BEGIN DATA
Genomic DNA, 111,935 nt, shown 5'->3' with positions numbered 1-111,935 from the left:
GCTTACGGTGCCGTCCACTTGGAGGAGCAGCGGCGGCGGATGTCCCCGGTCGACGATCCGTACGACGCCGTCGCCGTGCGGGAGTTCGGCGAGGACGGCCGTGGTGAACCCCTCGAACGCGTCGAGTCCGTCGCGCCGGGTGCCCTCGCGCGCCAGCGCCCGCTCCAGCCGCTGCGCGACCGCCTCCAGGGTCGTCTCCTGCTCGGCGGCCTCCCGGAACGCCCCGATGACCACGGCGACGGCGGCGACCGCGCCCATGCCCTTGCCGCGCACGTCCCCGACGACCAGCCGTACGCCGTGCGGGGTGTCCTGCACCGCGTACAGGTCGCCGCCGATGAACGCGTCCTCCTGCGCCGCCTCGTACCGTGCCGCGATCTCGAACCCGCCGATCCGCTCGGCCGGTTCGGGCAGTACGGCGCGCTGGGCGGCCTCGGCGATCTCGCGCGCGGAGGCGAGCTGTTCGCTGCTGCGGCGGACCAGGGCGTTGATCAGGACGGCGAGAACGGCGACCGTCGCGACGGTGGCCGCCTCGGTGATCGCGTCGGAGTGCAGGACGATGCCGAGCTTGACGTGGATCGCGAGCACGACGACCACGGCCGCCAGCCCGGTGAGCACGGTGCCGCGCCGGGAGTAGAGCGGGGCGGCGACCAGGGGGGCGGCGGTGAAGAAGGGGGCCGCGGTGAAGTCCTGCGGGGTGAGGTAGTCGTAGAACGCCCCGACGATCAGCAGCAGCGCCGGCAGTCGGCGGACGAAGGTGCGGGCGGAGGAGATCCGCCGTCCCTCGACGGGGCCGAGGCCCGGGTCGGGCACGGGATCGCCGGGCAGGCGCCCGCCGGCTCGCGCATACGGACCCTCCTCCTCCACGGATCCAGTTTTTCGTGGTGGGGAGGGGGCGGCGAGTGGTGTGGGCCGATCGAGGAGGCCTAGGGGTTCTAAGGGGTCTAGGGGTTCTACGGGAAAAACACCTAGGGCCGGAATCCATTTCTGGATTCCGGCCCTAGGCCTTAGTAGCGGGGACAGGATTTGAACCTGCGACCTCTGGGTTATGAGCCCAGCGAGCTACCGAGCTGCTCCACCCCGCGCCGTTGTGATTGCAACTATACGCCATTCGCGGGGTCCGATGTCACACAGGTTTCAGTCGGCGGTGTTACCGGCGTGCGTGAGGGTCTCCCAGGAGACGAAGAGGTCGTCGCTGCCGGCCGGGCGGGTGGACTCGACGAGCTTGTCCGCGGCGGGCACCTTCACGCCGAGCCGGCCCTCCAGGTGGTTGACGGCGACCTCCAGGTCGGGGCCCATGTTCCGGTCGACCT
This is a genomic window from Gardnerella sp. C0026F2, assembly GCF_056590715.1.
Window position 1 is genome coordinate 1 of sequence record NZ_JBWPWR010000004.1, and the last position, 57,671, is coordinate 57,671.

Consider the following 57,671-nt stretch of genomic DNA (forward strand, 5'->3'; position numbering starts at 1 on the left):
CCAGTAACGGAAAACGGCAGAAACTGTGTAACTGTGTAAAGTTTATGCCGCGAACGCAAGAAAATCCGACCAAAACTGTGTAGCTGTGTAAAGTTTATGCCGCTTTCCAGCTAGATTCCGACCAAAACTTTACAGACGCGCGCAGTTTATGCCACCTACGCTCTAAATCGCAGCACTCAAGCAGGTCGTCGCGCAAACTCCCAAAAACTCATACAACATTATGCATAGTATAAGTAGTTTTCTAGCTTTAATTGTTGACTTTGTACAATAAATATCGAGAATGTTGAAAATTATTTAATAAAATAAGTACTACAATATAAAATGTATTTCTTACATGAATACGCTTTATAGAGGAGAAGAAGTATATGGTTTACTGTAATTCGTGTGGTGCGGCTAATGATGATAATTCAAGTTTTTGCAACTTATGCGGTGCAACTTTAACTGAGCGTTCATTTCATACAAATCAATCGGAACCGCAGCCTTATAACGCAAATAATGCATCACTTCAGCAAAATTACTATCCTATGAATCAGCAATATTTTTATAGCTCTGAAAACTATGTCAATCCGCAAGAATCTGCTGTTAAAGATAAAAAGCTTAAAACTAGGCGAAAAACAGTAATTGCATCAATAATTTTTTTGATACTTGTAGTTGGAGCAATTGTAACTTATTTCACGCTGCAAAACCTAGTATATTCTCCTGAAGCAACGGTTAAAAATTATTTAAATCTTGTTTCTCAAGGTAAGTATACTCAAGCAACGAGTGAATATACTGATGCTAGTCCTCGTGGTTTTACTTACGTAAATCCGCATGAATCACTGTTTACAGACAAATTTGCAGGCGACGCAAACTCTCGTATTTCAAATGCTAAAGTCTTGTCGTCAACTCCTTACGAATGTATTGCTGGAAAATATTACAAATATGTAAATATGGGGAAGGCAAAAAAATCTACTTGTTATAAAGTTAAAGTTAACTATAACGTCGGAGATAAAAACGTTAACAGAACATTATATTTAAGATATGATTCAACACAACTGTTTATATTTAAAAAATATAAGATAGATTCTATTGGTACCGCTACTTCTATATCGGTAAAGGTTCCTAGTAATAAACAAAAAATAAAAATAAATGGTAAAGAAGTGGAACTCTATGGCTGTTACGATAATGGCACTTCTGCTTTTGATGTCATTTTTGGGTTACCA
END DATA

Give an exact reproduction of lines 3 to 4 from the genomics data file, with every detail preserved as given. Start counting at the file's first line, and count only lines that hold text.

This is a genomic window from Gardnerella sp. C0026F2, assembly GCF_056590715.1.
Window position 1 is genome coordinate 1 of sequence record NZ_JBWPWR010000004.1, and the last position, 57,671, is coordinate 57,671.